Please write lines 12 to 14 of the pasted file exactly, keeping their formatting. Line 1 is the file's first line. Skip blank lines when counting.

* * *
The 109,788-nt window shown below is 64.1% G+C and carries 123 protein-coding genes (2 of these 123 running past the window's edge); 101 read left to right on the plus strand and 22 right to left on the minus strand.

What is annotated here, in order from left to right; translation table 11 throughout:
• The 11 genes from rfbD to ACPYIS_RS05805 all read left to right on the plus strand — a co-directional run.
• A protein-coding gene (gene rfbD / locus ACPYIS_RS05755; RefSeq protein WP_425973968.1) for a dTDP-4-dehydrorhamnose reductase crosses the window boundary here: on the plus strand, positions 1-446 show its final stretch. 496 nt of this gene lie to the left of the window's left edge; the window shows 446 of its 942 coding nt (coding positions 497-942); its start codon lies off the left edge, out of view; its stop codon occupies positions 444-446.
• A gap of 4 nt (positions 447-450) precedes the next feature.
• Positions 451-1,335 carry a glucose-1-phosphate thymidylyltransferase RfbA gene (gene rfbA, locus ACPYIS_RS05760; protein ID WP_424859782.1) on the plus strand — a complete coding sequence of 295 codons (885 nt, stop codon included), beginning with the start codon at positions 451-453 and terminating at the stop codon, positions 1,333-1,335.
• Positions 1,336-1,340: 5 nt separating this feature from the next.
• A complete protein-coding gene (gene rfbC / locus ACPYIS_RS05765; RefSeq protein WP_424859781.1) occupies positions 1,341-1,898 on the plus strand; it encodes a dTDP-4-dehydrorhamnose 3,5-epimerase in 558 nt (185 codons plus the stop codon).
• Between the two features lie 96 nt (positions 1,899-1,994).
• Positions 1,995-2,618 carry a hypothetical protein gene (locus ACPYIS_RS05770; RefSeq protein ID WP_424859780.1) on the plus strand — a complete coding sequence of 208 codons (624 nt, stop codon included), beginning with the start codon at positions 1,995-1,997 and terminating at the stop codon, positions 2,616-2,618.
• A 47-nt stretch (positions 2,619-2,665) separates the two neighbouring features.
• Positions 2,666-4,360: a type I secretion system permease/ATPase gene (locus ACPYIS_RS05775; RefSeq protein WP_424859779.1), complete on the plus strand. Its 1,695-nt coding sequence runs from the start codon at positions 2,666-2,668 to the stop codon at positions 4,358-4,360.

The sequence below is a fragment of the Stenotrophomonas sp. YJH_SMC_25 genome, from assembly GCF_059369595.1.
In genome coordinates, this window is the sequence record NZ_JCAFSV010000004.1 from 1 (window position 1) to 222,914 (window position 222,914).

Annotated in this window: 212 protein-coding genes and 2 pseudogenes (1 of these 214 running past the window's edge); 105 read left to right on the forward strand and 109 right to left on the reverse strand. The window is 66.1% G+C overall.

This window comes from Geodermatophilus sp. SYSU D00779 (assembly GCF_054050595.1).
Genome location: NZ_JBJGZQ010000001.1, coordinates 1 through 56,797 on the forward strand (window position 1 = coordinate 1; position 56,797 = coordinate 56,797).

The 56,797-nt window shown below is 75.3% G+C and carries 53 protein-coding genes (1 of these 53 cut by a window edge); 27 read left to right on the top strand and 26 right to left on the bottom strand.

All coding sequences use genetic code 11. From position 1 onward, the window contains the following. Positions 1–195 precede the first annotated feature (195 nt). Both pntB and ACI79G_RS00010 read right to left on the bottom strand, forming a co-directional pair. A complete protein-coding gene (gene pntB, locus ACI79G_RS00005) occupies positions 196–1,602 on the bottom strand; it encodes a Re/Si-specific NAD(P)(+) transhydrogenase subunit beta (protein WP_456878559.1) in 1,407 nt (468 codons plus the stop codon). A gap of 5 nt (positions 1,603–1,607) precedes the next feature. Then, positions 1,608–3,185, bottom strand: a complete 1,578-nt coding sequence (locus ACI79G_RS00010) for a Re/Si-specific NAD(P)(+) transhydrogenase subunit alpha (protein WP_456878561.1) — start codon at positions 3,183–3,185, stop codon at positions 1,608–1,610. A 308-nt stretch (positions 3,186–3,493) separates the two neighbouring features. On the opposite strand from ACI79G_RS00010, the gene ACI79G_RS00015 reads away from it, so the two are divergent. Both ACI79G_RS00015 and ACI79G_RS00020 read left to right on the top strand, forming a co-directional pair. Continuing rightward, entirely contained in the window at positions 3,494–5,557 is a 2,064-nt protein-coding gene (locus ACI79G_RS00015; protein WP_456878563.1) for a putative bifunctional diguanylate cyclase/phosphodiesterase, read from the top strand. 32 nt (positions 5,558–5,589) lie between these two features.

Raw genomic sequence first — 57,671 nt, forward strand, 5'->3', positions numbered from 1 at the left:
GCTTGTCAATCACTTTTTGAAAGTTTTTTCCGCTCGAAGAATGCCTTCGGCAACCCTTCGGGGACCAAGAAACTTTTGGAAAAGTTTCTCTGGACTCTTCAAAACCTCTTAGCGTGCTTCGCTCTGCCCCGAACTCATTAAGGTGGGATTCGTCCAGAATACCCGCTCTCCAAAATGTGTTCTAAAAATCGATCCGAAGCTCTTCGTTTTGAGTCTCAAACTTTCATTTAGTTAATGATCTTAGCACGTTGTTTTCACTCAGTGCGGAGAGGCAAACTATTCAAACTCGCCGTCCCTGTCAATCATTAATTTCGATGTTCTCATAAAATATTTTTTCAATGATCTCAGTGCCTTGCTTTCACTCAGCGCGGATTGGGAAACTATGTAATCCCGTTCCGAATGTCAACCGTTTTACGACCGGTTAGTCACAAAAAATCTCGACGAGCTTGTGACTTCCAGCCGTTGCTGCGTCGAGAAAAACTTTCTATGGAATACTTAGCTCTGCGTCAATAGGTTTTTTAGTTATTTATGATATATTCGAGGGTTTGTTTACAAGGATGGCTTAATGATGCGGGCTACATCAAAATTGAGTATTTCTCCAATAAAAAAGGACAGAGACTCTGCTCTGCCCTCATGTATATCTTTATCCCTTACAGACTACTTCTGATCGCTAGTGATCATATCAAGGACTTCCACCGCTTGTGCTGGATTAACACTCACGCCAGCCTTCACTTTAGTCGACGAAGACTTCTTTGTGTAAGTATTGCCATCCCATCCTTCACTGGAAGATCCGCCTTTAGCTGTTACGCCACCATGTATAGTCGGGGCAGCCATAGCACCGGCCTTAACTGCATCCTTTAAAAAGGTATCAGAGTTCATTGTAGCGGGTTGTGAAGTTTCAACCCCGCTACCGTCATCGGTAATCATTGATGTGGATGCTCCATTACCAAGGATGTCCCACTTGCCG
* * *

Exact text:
• Positions 2,666-4,360: a type I secretion system permease/ATPase gene (locus ACPYIS_RS05775; RefSeq protein WP_424859779.1), complete on the plus strand. Its 1,695-nt coding sequence runs from the start codon at positions 2,666-2,668 to the stop codon at positions 4,358-4,360.

The sequence below is a fragment of the Stenotrophomonas sp. YJH_SMC_25 genome, from assembly GCF_059369595.1.
In genome coordinates, this window is the sequence record NZ_JCAFSV010000004.1 from 1 (window position 1) to 222,914 (window position 222,914).